I once played a game with a fellow SIB colleague where we challenged each other to ‘SIB this!’; to come up with a theoretical SIB contract for random government services. If you get really creative, it’s hard to think of something a government couldn’t purchase using a SIB. But the major difference between this game and the reality of government is that a landscape of services already exist. SIBs so far have only been implemented in service gaps. And this is one of the limitations of the SIB expansion – it’s hard to find service gaps to insert a whole new service into, and then define it cleanly enough to satisfy the parties to a SIB.
Why do we use SIBs for service gaps?
- SIBs have largely been new prevention or early intervention services. They attempt to prevent or reduce people’s need for expensive existing services down the line. This is also the economic justification for SIBs – spend earlier to save later and help participants avoid worsening outcomes. So SIBs have been new services that try to reduce the need for existing services.
- For SIBs that measure improvement, the comparison is ‘no service’. (When I say ‘no service, I don’t mean that all other services are withheld, most participants will still engage in a range of services.)
Could SIBs spread to replace existing contracts?
Let’s examine this questions by splitting SIBs into two types (see the diagram above). The first is the type that pay for things that happen, without requiring evidence of improvement. For example per graduation, per job commencement, per child placed with a family. SIBs that look like this have been contracted by UK Department of Work and Pensions Innovation Fund for disadvantaged young people; It’s All About Me for adoption; Manchester City for children in care; Granite School District for early childhood education; Saskatchewan for single mothers.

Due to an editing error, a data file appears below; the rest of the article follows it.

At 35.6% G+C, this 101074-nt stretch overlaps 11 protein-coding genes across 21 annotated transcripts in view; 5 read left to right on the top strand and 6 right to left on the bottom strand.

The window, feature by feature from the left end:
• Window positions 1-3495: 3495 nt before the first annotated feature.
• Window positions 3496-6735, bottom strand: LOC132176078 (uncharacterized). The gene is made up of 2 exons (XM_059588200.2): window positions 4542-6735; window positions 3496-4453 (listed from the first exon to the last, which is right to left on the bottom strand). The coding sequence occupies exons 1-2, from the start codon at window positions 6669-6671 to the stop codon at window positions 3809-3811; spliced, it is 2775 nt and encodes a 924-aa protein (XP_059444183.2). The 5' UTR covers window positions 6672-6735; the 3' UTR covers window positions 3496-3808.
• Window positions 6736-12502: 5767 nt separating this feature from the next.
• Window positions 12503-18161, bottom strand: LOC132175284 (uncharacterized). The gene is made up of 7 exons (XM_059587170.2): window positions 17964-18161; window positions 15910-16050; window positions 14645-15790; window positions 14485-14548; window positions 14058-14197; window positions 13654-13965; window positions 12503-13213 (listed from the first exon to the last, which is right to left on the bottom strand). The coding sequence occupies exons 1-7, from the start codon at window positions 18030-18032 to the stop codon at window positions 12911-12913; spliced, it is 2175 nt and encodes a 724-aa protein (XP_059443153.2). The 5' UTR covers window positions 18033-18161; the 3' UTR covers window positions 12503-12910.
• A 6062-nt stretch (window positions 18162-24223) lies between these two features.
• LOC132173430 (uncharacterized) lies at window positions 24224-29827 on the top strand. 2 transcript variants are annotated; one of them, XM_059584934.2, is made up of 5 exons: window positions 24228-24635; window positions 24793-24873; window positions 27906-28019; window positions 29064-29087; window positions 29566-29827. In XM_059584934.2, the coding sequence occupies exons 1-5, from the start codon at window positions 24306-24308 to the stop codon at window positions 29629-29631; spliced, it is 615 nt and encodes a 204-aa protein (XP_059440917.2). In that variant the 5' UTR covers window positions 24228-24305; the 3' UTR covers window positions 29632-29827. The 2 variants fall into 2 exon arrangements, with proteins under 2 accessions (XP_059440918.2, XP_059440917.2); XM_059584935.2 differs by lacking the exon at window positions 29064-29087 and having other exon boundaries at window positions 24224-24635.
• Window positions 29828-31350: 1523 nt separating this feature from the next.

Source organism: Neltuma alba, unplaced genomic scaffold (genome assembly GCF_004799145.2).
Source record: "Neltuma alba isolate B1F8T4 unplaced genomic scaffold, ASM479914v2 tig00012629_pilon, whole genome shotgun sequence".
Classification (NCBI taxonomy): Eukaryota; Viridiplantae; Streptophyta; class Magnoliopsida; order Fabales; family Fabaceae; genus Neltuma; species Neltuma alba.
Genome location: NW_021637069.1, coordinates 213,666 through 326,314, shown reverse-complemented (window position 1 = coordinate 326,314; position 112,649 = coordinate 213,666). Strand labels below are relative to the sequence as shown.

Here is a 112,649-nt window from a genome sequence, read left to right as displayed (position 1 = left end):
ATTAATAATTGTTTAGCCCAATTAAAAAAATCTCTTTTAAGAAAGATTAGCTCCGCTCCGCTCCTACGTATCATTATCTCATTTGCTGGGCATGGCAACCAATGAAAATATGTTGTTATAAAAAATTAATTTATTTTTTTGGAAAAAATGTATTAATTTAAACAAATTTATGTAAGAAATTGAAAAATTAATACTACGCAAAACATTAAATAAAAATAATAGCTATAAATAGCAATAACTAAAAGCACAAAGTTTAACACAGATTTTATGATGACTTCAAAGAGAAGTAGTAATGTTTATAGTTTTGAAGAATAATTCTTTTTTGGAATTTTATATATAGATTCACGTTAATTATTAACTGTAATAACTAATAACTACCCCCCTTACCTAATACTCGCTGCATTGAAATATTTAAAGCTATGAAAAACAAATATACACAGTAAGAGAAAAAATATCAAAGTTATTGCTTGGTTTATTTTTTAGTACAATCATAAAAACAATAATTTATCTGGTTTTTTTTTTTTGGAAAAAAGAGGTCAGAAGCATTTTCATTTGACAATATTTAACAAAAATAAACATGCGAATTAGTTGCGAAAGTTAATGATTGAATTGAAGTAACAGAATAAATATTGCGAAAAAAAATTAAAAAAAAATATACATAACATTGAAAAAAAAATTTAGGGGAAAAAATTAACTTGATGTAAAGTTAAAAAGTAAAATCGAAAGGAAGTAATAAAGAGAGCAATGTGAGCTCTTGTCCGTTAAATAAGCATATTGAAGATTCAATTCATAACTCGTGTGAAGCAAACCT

So could a pay-per-participant-outcome SIB replace an existing contract?
The second type of SIB pays for improvement against what might have happened without the service (a comparison or counterfactual). It seems that when people say ‘Pay for Success’ in the US, this is what they are referring to. The first SIBs in the UK and US, Peterborough and Massachusetts, were set up like this. These SIBs allow people to say that if there is no improvement in outcomes, then government does not need to pay. And Rikers Island is a good example of this happening.
Theoretically yes. And it seems that most governments are looking to replace at least some of their existing contracts with outcome-based contracts. And this looks like the direction that those involved in SIBs are heading. The Harvard SIB Lab is now called the Government Performance Lab. The Centre for Social Impact Bonds is partnering with Oxford University to create the Government Outcomes Lab. But would these contracts include the social investment that would make them SIBs? In a SIB, investment is usually sought to cover the working capital gap until outcome payments are made. But if government is paying per participant outcome, there isn’t much of a working capital gap, so there isn’t much need for investment.
Could a pay-per-improvement SIB replace an existing contract?
Again, the answer on theoretical grounds is yes. But payments in this model are made when the SIB improves on a comparison. And where this comparison is ‘no service’ in SIBs so far, now the SIB is going to have to improve on an existing service. And I don’t think you’d find an investor willing to bet that the ‘business rigour’ they bring to the table is going to measurably improve on the services delivered by that 150 yr-old charity down the road.
I don’t think we’re going to see SIBs spread to take over existing service contracts (please let me know if I’m wrong)! So we’ll continue to see each commissioner/government limited to a few only. But what will spread is the learning – what we have seen in Australia is that lessons from SIBs in a service gap changed the way billions of dollars of existing services were procured.